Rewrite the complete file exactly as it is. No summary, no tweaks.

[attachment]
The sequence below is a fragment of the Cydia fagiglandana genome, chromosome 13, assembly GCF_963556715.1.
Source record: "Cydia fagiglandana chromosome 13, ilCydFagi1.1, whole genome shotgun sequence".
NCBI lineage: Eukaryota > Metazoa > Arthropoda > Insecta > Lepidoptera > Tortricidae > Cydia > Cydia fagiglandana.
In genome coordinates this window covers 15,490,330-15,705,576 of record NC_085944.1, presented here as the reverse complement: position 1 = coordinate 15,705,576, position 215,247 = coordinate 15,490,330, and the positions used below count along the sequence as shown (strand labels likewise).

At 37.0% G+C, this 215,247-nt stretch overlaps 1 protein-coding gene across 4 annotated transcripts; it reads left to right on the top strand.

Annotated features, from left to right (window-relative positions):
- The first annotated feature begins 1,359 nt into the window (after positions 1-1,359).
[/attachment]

The sequence below is a fragment of the Cydia fagiglandana genome, chromosome 13, assembly GCF_963556715.1.
Source record: "Cydia fagiglandana chromosome 13, ilCydFagi1.1, whole genome shotgun sequence".
NCBI lineage: Eukaryota > Metazoa > Arthropoda > Insecta > Lepidoptera > Tortricidae > Cydia > Cydia fagiglandana.
In genome coordinates this window covers 15,490,330-15,705,576 of record NC_085944.1, presented here as the reverse complement: position 1 = coordinate 15,705,576, position 215,247 = coordinate 15,490,330, and the positions used below count along the sequence as shown (strand labels likewise).

At 37.0% G+C, this 215,247-nt stretch overlaps 1 protein-coding gene across 4 annotated transcripts; it reads left to right on the top strand.

Annotated features, from left to right (window-relative positions):
- The first annotated feature begins 1,359 nt into the window (after positions 1-1,359).